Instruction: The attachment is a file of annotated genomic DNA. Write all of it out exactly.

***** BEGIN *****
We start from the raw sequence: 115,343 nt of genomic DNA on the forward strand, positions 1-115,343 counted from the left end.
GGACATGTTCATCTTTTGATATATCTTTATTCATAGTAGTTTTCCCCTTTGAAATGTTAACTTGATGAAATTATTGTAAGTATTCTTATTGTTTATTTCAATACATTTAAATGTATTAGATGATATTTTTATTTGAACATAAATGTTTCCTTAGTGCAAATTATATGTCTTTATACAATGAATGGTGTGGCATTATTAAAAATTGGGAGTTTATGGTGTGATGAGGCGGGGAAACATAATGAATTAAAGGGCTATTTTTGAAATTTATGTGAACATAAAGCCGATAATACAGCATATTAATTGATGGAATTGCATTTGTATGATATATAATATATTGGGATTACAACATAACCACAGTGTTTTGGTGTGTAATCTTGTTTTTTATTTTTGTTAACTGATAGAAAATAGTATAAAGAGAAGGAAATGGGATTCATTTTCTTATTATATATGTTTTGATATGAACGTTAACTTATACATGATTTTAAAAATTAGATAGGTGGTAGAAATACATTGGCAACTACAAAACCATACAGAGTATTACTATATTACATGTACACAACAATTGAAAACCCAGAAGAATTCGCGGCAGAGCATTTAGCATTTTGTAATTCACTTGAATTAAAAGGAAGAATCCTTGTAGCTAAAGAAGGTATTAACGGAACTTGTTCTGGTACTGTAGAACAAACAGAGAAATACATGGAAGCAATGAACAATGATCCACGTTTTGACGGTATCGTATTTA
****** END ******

We start from the raw sequence: 115,343 nt of genomic DNA on the forward strand, positions 1-115,343 counted from the left end.
GGACATGTTCATCTTTTGATATATCTTTATTCATAGTAGTTTTCCCCTTTGAAATGTTAACTTGATGAAATTATTGTAAGTATTCTTATTGTTTATTTCAATACATTTAAATGTATTAGATGATATTTTTATTTGAACATAAATGTTTCCTTAGTGCAAATTATATGTCTTTATACAATGAATGGTGTGGCATTATTAAAAATTGGGAGTTTATGGTGTGATGAGGCGGGGAAACATAATGAATTAAAGGGCTATTTTTGAAATTTATGTGAACATAAAGCCGATAATACAGCATATTAATTGATGGAATTGCATTTGTATGATATATAATATATTGGGATTACAACATAACCACAGTGTTTTGGTGTGTAATCTTGTTTTTTATTTTTGTTAACTGATAGAAAATAGTATAAAGAGAAGGAAATGGGATTCATTTTCTTATTATATATGTTTTGATATGAACGTTAACTTATACATGATTTTAAAAATTAGATAGGTGGTAGAAATACATTGGCAACTACAAAACCATACAGAGTATTACTATATTACATGTACACAACAATTGAAAACCCAGAAGAATTCGCGGCAGAGCATTTAGCATTTTGTAATTCACTTGAATTAAAAGGAAGAATCCTTGTAGCTAAAGAAGGTATTAACGGAACTTGTTCTGGTACTGTAGAACAAACAGAGAAATACATGGAAGCAATGAACAATGATCCACGTTTTGACGGTATCGTATTTA